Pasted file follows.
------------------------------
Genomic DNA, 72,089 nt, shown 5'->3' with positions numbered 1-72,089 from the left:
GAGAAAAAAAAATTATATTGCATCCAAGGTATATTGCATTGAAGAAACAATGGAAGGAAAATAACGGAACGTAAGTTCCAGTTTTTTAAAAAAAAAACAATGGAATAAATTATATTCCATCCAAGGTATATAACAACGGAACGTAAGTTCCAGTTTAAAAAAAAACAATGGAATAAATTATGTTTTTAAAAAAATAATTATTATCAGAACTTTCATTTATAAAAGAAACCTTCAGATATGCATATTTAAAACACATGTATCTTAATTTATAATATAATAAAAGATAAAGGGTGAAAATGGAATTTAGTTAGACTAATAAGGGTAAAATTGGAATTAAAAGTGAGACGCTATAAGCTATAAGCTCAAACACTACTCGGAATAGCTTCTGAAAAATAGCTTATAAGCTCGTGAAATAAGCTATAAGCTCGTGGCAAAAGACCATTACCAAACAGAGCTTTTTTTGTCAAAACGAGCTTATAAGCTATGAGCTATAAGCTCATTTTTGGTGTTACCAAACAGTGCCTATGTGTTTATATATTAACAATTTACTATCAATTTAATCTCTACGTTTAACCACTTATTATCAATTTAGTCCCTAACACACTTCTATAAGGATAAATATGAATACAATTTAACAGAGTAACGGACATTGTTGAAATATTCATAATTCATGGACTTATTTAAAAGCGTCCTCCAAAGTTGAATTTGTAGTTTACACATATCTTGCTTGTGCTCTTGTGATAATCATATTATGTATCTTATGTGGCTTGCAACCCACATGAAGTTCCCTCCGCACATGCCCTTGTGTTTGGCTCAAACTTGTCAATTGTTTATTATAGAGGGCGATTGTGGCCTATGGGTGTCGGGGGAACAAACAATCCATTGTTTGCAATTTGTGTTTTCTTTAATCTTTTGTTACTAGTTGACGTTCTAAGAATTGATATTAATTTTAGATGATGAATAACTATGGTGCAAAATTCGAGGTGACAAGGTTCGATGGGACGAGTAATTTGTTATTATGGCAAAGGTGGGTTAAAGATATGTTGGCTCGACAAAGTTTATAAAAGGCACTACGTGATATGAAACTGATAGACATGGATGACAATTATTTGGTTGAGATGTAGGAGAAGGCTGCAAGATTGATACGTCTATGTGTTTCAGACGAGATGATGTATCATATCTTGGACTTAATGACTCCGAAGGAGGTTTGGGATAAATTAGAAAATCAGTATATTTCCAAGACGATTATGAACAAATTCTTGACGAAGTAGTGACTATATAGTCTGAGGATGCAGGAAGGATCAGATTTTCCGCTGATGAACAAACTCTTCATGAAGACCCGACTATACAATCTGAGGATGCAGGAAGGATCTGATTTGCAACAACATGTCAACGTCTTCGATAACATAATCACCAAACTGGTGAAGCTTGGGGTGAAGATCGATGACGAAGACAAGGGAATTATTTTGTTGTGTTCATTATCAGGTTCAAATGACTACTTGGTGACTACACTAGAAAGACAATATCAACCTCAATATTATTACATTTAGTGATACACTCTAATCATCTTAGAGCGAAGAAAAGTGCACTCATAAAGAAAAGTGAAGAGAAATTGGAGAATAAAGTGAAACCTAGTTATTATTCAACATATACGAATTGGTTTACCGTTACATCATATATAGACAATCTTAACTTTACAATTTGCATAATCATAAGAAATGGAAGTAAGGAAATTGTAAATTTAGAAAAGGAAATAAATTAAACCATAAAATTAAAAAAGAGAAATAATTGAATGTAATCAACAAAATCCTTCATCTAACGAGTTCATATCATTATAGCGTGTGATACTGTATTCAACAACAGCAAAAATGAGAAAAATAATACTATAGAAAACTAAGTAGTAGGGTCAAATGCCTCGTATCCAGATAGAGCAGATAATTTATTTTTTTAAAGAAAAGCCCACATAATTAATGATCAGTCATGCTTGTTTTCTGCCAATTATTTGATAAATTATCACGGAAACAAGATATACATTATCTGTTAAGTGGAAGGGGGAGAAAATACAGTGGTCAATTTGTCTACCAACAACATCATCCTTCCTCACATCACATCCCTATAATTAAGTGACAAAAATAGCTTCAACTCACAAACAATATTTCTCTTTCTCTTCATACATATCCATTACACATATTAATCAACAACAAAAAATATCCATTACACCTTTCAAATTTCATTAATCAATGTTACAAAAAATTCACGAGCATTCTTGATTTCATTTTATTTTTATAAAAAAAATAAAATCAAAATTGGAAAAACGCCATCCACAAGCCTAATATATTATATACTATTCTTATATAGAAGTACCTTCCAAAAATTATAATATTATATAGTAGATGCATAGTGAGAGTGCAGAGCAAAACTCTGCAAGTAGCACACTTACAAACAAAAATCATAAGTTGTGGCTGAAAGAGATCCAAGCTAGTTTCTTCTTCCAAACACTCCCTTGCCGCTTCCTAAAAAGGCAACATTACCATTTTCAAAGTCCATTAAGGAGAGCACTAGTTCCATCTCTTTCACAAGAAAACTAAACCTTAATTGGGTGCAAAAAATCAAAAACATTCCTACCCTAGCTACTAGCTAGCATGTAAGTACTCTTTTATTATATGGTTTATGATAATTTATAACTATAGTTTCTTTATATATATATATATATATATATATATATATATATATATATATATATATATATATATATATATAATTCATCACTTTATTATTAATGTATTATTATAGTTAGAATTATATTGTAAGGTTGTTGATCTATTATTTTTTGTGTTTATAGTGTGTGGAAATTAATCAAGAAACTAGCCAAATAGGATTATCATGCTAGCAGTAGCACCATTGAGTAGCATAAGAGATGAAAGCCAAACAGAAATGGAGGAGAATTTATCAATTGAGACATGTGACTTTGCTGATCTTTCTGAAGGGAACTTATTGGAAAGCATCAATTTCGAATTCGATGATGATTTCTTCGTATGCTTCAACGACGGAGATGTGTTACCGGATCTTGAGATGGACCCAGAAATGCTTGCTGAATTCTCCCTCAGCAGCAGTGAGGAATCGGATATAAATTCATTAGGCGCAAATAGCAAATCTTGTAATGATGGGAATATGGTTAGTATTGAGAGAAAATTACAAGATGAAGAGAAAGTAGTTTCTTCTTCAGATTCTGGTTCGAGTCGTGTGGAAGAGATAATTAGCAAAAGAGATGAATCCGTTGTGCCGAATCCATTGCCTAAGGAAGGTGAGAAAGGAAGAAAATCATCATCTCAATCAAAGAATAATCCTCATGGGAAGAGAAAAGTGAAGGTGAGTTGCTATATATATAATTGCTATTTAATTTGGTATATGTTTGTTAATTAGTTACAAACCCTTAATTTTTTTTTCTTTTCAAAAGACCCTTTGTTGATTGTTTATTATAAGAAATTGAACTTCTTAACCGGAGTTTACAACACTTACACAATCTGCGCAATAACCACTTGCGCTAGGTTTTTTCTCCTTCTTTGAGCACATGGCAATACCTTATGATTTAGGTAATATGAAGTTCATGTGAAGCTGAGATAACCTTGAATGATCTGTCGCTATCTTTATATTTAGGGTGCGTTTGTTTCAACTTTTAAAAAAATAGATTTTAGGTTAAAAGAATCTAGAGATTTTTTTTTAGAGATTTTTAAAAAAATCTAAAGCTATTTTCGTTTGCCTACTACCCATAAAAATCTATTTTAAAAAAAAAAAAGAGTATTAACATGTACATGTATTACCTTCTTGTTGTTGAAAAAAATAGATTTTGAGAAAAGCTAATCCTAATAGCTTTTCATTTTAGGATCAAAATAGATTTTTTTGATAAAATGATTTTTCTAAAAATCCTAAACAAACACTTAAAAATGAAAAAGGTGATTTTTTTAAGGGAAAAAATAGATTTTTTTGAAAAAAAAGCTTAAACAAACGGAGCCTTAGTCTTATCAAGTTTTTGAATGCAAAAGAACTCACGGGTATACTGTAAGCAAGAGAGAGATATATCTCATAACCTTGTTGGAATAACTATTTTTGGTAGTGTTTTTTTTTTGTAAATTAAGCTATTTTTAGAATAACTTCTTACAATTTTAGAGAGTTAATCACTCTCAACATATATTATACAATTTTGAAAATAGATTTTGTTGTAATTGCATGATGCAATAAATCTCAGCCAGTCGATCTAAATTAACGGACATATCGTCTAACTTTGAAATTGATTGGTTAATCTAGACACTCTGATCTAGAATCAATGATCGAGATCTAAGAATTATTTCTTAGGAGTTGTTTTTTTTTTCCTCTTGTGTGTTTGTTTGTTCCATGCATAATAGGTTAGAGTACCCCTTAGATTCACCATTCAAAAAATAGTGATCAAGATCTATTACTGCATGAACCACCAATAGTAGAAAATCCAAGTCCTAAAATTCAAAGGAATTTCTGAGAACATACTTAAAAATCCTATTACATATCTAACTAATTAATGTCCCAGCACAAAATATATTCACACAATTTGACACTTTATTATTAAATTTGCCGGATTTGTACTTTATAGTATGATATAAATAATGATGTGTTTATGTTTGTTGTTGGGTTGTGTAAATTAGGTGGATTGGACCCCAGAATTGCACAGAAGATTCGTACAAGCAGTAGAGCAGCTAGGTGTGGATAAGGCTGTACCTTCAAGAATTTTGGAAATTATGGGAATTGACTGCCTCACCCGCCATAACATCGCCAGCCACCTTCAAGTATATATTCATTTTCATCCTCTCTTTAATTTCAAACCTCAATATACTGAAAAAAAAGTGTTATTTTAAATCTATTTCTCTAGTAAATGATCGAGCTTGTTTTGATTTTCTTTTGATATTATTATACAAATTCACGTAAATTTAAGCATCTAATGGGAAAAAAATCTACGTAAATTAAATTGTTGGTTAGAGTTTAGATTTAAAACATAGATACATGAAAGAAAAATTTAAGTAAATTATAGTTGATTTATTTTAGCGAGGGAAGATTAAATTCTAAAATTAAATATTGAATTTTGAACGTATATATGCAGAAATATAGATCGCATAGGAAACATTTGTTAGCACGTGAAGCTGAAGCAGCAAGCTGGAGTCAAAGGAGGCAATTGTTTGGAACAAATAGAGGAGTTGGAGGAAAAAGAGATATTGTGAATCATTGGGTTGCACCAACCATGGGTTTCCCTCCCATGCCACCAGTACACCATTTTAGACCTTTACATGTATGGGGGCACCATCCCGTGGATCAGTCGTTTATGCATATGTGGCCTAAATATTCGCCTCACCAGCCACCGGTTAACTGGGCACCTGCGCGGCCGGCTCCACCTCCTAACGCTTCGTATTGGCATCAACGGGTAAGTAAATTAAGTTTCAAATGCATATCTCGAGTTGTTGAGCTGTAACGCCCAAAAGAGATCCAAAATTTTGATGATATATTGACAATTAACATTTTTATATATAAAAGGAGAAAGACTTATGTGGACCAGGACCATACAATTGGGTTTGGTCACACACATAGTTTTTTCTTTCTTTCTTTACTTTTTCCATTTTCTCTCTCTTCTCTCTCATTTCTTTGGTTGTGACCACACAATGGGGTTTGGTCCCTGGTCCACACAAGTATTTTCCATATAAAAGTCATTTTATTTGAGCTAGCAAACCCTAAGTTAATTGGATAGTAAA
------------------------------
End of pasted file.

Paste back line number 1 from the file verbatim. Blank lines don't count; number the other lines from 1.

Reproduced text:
Genomic DNA, 72,089 nt, shown 5'->3' with positions numbered 1-72,089 from the left: